Ancient and modern defi nitions of a manager – and how you can become a great one
People are by far and away from the single biggest asset of any business, and every business owner/manager will want to take their responsibility as a ‘manager of people’ very seriously indeed. Management style is an evolutionary and transformational process, and there are lessons that can be learned that will help ensure you always get the very best from your team. (Personally, there were some early periods in my career where when only results mattered and that the ‘means justified the end’. There were also times where the full frailties of humankind were depicted to the teams that I managed. Anger, impatience, suspicion, insecurity,
threats and other mortal sins were among some of the characteristics displayed. I still get angry and impatient, though much less frequently!)
Formally, ‘management’ (from Old French ménagement ‘the art of conducting, directing’, from Latin ‘manuagere’ to lead by the hand’) characterises the process of leading and directing all or any part of an organization, often a business, through the deployment and manipulation of human, financial, material, intellectual or intangible resources. This definition was definitely written a very long time ago. In this fast-moving world of ours, even a hint of trying to ‘lead someone by the hand’ especially a bright, educated and intelligent graduate will not get you anywhere fast. It fact, this notion of leading by hand could actually be counterproductive to attaining the desired goals and results. Indeed, one assumption I now make, is that everyone in the team is smarter than me! That said, another assumption is that as a manager I must have the
requisite knowledge and experience until proven otherwise. So I set myself up as a coach and facilitator, rather than a manager, for my team. I see it as my responsibility to enable my team’s success. So what is a good approach to management?
We have to be honest with our teams. We should openly praise and recognize the team or individuals for their achievements. A manager should openly credit his or her team for recognition of any success that the team has achieved. A manager should never take credit for the work done by their team but should give full praise and credit to the team. (Of course, the manager will have to take the blame when things go wrong – that’s the irony of management!). At the same time, a good coach and facilitator should be honest even when things are not going well or when improvement is required of someone. They should provide open and frank
feedback, guidance and mentoring. They should also be ready to raise the stakes to the extent of openly chiding the employee, so as to send a message to everyone that certain behavior is and will not be tolerated. Honesty needs to be practised every day. Flattery and false praises will be seen through by smart people.
Understanding and respecting different points of reference
All men and women are equal, but we are not created equal. In any international team, it is obvious
that we all come from very different cultural, religious and social backgrounds, with different beliefs and values. Recognizing that in a team there might be different functional specialities, different education, interests and backgrounds, is crucial to success as a manager. Trying to understand and respect the unique characteristics of each team member is important if the different perspectives they bring is to be fully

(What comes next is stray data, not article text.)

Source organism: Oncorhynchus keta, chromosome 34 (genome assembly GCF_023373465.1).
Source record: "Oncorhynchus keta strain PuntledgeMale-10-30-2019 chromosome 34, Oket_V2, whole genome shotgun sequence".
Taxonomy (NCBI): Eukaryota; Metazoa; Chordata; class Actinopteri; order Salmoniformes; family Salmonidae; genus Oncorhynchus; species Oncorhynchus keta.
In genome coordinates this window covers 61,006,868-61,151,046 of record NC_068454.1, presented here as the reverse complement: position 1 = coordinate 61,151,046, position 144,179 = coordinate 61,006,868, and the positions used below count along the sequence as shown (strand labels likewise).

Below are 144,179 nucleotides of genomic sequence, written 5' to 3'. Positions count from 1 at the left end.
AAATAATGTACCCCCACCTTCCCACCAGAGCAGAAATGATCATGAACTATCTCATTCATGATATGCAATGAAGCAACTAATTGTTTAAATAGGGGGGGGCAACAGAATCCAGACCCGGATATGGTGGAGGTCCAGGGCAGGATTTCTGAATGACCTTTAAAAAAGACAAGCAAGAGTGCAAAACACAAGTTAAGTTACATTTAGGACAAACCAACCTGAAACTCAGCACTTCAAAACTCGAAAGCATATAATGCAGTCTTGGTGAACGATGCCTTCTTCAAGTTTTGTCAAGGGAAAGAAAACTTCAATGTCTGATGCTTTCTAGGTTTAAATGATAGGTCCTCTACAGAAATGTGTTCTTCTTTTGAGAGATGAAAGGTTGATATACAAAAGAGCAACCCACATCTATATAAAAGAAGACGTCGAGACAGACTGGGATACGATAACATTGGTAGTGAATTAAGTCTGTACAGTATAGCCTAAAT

appreciated and valued.
Before we are employees or managers or workers, we are first and foremost human beings. Therefore it is important to connect with people on a personal basis. Showing genuine interest and concern in team members’ family, education, hobbies and other personal interests will be appreciated by everyone. Showing understanding and genuine concern when something is personally affecting an employee will never be forgotten by them. Share the joys and miseries of everyday living with your team. You will be appreciated for it.
Results do matter
We are all employees in a for-profit corporation to generate results that will generate profits. We have an obligation to the company and its shareholders to deliver results. As a manager, you will be judged on your results. It is your team’s efforts that generate the results that you are measured and paid against. An acute awareness of this helps, and any lack of understanding of this critical element will be fatal to your career!
I set myself up as a coach and facilitator, rather than a manager, for my team. I see it as my responsibility to enable my team’s success.”john lincoln, author
The test of goodness, truthfulness and usefulness
So do you pass the test of goodness, truthfulness and usefulness? (This is a quote borrowed from a CEO that I admire a lot, and said in a different context in a recent meeting). To be a good manager, you will have to pass all the three elements of this test.
- Goodness – Do you have empathy for your team? Do you connect to people? In other words, are you human? Do you appreciate and recognize the different points of reference that each of us has?
- Truthfulness – Are you truthful to your team? Are you honest to yourself?
- Usefulness – We are all corporate warriors for a purpose – to be useful and deliver results.
So are you truly useful? Pass all three tests and you can consider yourself to be a good coach and facilitator; you cannot add value for your shareholders without adding value to your employees first.
JohnLincoln.one –The business growth hacker